By contrast, environmental and consumer organisations have typically
employed the strong PP in order to justify their demands for various
restrictions and bans. Hence Jeremy Leggett's famous assertion that the
modus operandi we [Greenpeace] would like to see is: "Do not admit a
substance unless you have proof that it will do no harm to the
environment" - the precautionary principle.'

Amongst other criticisms of the Strong PP, I identify the following:
1.Preventing (or attempting to prevent) some action that might lead to the
death of all human beings may itself result in the death of all human
beings. 2. Demanding that a technology should not be admitted until it has
been proved to be harmless is equivalent to requiring an infinitely high
standard of proof -- which can never be achieved. 3. The notion that
regulations should be based on the presumption that there is no safe dose
for any chemical that exhibits harmful properties at some dose has been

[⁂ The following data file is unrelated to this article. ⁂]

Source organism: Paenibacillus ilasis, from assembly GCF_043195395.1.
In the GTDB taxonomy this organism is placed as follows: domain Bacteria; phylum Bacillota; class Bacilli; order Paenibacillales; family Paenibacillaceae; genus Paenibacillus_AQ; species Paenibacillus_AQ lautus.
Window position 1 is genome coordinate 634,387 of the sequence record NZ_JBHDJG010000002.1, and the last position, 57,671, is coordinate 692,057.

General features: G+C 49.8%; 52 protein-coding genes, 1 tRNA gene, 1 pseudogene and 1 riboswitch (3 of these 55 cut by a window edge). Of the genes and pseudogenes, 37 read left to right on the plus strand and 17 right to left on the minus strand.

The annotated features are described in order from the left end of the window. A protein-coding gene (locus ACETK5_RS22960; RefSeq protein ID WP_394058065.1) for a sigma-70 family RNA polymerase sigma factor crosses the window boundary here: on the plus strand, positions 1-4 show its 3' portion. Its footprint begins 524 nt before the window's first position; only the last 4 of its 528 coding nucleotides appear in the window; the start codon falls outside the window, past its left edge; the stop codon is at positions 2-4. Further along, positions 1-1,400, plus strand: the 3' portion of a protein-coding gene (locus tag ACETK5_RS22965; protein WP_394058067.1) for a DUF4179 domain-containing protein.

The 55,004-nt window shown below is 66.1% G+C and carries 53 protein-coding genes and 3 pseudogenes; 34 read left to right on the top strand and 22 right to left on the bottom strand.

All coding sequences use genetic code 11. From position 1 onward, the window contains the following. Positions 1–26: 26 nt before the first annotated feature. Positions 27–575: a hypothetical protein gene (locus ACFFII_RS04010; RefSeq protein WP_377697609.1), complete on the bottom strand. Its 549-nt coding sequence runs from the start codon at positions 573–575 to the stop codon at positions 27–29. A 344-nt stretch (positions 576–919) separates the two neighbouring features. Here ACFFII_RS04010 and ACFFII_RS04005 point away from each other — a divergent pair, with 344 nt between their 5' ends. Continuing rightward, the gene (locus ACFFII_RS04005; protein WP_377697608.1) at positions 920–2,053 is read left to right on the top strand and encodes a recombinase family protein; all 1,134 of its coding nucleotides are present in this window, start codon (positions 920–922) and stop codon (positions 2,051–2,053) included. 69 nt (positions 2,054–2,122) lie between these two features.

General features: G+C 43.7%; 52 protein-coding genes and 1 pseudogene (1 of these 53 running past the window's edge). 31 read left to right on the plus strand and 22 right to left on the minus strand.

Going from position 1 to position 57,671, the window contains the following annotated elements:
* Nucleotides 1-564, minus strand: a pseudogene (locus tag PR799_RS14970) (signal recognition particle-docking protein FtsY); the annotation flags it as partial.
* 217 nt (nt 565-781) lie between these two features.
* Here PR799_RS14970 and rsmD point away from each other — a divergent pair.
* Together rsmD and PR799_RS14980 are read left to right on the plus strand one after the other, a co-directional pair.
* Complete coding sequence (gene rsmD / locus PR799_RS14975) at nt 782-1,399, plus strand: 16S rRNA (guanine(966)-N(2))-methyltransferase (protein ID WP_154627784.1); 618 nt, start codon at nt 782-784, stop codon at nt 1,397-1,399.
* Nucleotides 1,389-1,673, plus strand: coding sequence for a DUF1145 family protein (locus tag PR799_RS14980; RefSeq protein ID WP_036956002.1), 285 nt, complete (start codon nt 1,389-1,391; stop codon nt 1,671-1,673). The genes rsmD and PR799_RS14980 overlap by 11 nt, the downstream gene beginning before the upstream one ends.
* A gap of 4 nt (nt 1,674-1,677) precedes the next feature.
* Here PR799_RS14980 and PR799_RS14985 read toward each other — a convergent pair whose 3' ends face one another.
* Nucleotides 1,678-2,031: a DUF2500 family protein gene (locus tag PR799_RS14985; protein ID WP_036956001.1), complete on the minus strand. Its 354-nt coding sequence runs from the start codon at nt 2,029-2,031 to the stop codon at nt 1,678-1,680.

widely refuted. 4. Applied generally, the Strong PP would end civilization.

In its more political Weak form, the PP is about taking a hyper-cautious
approach to change. This means imposing very strict controls on the
licensing of new technologies and cutting back drastically on emissions of
substances into the environment. Although not as devastating as the
philosophically dubious Strong PP, this more practical approach has serious
drawbacks. Consider the Earth Summit' definition: "Where there are threats
of serious or irreversible damage, lack of full scientific certainty shall
not be used as a reason for postponing cost-effective measures to prevent
environmental degradation".